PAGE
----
Fat – the fuel of metabolism. How to eat so that your body burns fat more efficiently

We’ve come to the third big macronutrient – fat. This is a very important topic because fats give you more calories than other macronutrients and there is a big difference from which sources you’ll get your fat calories from. We usually don’t think about fat in our diet, because it comes naturally with and inside the food we eat. Fat is kind of hiding amongst carbs and protein. We only consciously eat fat when we put butter on our bread or oil onto the pan to fry something. In this chapter, I want to make you conscious about fats, because in the long run it may have an important effect on your health. That’s where most low carb enthusiasts are wrong and make the mistake that may cost them much later on.

First of all, we need to understand what kind of fats there are. You have probably heard about the saturated fats and unsaturated fats. The first one is harder, the second one softer. You may have heard that one or the other is good or bad for your health. Let’s break it down a little.

Saturated fats are the fats that are solid at room temperature – butter, bacon fat, coconut fat, etc. This is because of the long and straight molecule of the fatty acids that it consists of. Saturated fats come mainly from animal sources.

Then there are unsaturated fats that are soft or even liquid at room temperature. This comes from their curvy fatty acid molecule structure. Unsaturated fats come mainly from plant and sea life (fish) sources.

So which one should you eat, which one is dangerous, and which one is healthy? Both and neither! Let me explain. In the studies during the last two decades we’ve come to know that it isn’t dietary fat at all that causes cardiovascular diseases. It is metabolic syndrome and inflammation in the body. So, we can eat both kinds of fat without getting any sicker. That being said, there is a difference. Unsaturated fats have some very cool health and metabolic benefits that saturated fats don’t. We’ll go over those in a second. The other thing to take into account is that there rarely is just fat in natural sources. Fat comes with protein and carbohydrates. So there is a difference if you’ll get the fat with bacon full of antibiotics and hormones or from seeds that have amazing micronutrients and fiber in addition to good fats.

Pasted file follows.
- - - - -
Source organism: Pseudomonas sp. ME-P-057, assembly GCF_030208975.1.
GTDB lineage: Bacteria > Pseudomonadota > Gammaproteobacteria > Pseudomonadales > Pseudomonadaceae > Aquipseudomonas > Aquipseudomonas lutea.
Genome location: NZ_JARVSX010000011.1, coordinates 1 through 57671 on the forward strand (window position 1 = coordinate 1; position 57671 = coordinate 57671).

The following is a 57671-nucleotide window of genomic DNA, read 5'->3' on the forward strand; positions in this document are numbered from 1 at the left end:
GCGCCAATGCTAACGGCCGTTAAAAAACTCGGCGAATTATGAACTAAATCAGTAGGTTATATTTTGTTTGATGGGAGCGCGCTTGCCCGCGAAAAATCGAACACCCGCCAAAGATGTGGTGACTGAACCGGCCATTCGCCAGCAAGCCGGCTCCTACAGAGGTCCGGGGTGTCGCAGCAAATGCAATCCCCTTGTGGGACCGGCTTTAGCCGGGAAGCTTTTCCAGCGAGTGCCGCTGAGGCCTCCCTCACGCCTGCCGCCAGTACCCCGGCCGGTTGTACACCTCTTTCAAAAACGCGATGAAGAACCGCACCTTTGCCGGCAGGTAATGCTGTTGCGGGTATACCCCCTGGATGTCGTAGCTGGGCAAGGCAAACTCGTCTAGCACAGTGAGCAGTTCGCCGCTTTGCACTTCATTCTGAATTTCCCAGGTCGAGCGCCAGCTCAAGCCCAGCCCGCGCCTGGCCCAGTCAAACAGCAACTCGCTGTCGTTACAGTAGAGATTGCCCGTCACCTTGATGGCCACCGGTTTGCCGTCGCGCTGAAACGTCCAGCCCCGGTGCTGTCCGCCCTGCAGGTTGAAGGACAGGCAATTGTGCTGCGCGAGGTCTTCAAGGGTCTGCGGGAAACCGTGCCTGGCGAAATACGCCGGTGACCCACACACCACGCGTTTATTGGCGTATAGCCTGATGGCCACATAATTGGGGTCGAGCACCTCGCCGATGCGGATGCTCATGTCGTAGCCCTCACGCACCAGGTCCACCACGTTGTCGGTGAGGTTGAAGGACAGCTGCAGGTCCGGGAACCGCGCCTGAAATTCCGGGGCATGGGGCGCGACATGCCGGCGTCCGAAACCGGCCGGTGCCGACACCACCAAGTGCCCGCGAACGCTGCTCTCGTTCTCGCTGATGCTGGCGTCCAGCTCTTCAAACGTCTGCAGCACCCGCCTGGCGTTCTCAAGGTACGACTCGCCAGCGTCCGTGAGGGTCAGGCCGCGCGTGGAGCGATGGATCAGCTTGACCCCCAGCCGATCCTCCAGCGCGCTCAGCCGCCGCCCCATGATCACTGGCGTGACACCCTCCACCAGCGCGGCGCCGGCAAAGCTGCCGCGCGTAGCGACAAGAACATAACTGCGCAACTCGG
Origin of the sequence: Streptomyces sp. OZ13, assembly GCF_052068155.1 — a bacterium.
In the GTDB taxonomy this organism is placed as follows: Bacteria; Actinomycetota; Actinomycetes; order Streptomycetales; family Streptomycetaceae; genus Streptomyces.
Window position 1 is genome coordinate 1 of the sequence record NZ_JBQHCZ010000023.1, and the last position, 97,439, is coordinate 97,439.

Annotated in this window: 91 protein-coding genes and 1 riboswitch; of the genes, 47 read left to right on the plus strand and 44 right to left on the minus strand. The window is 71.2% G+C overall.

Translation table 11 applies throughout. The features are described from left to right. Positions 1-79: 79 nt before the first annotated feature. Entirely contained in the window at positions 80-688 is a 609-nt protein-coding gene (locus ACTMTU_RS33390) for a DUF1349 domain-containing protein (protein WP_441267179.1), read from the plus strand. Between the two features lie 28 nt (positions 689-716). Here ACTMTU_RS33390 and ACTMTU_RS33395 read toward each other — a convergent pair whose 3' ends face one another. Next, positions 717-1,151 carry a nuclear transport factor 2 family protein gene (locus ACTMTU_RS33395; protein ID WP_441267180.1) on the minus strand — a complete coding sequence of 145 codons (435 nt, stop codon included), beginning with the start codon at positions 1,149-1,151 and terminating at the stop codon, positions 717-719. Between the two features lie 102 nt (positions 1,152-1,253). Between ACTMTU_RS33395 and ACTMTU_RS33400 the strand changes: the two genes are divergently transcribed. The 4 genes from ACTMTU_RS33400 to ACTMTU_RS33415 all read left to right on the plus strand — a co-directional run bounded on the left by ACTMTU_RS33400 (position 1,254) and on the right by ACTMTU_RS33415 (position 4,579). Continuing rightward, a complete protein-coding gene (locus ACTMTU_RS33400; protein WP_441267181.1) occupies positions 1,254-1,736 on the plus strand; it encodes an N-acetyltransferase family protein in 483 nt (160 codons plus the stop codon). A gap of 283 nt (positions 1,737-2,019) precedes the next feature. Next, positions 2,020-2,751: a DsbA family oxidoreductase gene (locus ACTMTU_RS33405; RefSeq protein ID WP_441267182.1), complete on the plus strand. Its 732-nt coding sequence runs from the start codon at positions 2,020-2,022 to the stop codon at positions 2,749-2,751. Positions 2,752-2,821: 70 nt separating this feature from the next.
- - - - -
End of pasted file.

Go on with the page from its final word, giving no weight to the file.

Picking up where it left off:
So, what does unsaturated fat do that saturated fat doesn’t? Unsaturated fat has proven to lower inflammation, boost metabolism, and improve brain function, the hormonal system, and the autonomic nervous system. The most useful unsaturated fats are omega-3 fats, especially those that come from cold-water fish like salmon, mackerel, herring, cod, and tuna. Omega-3 is one of nature’s most amazing nutrients. It boosts metabolism, lowers inflammation, improves brain function, makes blood clotting harder, and lowers the risk of many diseases like cardiovascular diseases, dementia, and even cancers. We don’t have enough omega-3 fat in our diets nowadays, because we eat fish so much less than we used to. It is time to return to this diet. If it isn’t possible to eat that much fish, you should consider taking omega-3 as a food supplement. Even better – do both. How much omega-3 do you need? At least 2 grams of pure omega-3 a day, ideally 4-10 grams.